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The Edible Landscape: Creating a Beautiful and Bountiful Garden with Vegetables, Fruits and Flowersby Emily Tepe
Synopses & Reviews
Inspired by the fresh-food revolution, more and more people are growing fruits and vegetables in just about every outdoor nook and cranny, from abandoned city lots and tiny balconies to backyards and suburban boulevards. The good news is that in addition to providing a delicious and nutritious bounty—not to mention a fun and fulfilling pastime—fruit and vegetable gardening is also an opportunity to create interesting outdoor spaces overflowing with color as well as flavor.
Throughout The Edible Landscape, author Emily Tepe provides examples of how to press your gardens into double duty, from planning striking color and texture combinations to actually getting down to the business of planting, pruning, watering, repelling pests, and harvesting. Dozens of color photos are accompanied by a selection of specially created garden plans and a handy section identifying favorite plants for the edible landscape.
So banish the thought that fruits and vegetables must be grown in rigid rows and instead open up to the idea that your yard can be a feast for the stomach and the eyes.
About the AuthorAs a fruit researcher and a former exhibit designer and muralist, Emily Tepe looks at the world with both a practical and creative eye. Her appreciation for plants, design, good food, and the outdoors inspired her to bring these all together in The Edible Landscape. In 2009, she established an edible landscape demonstration garden at the University of Minnesota, which now gives students the opportunity to try their hand at this style of garden design. In addition, Emily writes about fresh garden ideas and fresh food on her blog, www.artichokesandzinnias.com
Far from sacrificing their ornamental flowers, creative gardeners can use The Edible Landscape to discover the joy of growing food in gardens overflowing with both color and flavor.
As the fresh food revolution sweeps the nation, more and more people are seeking out delicious offerings from local growers. We have had our fill of tasteless, woody tomatoes from the far reaches of the globe and have begun tasting again—thanks to farmers’ markets and co-ops—the real flavors we remember from childhood.
Inspired by these events, people have started growing food in the most unlikely places, including rooftops, abandoned parking lots, and tiny balconies and backyards on average city streets. Individuals and families are taking up the trowel and discovering that gardening can be fun, fulfilling, and, ultimately, delicious. Far from sacrificing their ornamental flowers, creative gardeners can discover the joy of growing food in beautiful, thoughtful gardens overflowing with both color and flavor.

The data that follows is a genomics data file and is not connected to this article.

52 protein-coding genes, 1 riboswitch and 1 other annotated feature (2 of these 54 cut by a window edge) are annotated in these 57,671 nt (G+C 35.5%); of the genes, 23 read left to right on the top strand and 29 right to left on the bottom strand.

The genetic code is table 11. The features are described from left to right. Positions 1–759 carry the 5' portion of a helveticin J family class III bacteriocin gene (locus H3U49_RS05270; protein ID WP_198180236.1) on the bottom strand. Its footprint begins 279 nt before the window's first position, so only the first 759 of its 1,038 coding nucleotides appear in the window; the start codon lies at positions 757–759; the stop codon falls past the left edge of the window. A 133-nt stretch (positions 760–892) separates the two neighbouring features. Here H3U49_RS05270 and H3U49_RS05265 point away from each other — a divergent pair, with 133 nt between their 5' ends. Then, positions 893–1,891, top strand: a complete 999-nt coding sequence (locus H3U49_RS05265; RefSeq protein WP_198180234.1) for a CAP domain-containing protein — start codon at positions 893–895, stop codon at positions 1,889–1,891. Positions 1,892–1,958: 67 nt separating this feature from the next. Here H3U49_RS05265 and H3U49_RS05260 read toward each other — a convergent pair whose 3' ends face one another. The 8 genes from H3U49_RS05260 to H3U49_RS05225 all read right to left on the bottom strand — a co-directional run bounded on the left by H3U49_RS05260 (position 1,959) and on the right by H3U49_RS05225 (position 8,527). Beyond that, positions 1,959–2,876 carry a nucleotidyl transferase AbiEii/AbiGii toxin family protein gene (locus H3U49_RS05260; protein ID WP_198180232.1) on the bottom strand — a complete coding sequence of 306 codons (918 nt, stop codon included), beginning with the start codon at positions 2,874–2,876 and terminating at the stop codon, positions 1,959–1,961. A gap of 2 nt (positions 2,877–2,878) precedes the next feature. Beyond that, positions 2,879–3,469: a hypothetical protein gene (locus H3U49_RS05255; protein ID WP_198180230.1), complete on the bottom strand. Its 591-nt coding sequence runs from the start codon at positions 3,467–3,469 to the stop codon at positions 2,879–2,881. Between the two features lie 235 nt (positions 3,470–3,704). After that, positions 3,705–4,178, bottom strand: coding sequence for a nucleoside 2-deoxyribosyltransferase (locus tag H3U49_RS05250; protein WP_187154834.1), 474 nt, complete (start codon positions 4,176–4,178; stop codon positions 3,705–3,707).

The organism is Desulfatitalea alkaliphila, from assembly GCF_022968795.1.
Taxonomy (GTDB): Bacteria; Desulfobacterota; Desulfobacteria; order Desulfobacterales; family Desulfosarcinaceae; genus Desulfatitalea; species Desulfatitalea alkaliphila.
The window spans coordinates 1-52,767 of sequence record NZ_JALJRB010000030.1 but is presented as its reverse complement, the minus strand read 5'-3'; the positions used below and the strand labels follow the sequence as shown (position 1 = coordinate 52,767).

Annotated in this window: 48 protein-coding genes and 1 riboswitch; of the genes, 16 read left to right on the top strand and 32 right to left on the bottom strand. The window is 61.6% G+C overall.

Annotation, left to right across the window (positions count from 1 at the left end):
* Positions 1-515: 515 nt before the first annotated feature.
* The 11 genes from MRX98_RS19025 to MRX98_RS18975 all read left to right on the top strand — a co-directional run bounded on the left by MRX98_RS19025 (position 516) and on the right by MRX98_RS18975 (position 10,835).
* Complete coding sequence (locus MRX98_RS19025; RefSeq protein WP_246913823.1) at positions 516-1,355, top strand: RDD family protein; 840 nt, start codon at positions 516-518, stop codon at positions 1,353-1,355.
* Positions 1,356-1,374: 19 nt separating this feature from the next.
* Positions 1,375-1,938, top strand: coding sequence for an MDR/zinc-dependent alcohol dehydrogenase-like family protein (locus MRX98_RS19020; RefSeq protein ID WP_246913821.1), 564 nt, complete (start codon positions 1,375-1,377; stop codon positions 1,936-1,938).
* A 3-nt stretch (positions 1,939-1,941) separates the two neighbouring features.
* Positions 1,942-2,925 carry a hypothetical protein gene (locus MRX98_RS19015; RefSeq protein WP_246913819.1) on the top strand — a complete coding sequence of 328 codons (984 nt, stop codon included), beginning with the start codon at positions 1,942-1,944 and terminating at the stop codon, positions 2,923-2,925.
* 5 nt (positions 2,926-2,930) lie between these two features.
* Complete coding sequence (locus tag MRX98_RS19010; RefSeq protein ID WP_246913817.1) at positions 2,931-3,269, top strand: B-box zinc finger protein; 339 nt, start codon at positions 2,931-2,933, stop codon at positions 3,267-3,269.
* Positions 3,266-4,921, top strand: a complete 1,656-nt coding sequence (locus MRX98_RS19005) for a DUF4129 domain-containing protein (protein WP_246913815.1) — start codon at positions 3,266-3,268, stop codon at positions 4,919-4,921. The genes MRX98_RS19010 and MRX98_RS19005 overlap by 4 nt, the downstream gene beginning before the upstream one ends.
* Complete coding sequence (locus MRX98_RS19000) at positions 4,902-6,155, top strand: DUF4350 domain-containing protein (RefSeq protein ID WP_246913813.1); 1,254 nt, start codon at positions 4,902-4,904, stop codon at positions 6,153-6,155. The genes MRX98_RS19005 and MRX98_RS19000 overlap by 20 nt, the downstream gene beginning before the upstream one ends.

Creating an attractive and productive garden in your small space might seem impossible, but throughout this book, you’ll see examples of some wonderful things that can be done, from interesting plant combinations to unique structures and planting beds. If you can banish the thought that vegetables and fruits must be grown in rows and open up to the idea that a tomato plant can be a striking addition to your landscape plan, The Edible Landscape will help you explore some ideas for transforming your yard into a feast for both the eyes and the table.
About the Author
Emily Tepe is a horticulturist at the University of Minnesota. Since 2009, she has been designing and maintaining edible landscape gardens at the University of Minnesota St. Paul campus and blogging about the gardens at www.umediblelandscape.blogspot.com. Emily splits her time between St. Paul, Minnesota, and Moose, Wyoming.
Table of Contents
Introduction: The garden is returning home
Chapter 1: How to approach your edible landscape
Chapter 2: Success is in the details
Chapter 3: Creating the edible landscape
Chapter 4: Season of plenty
Chapter 5: Change of seasons
Chapter 6: Favorite plants for the edible landscape
Appendix: Selected plants for northern landscapes
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Home and Garden » Gardening » Fruit Gardening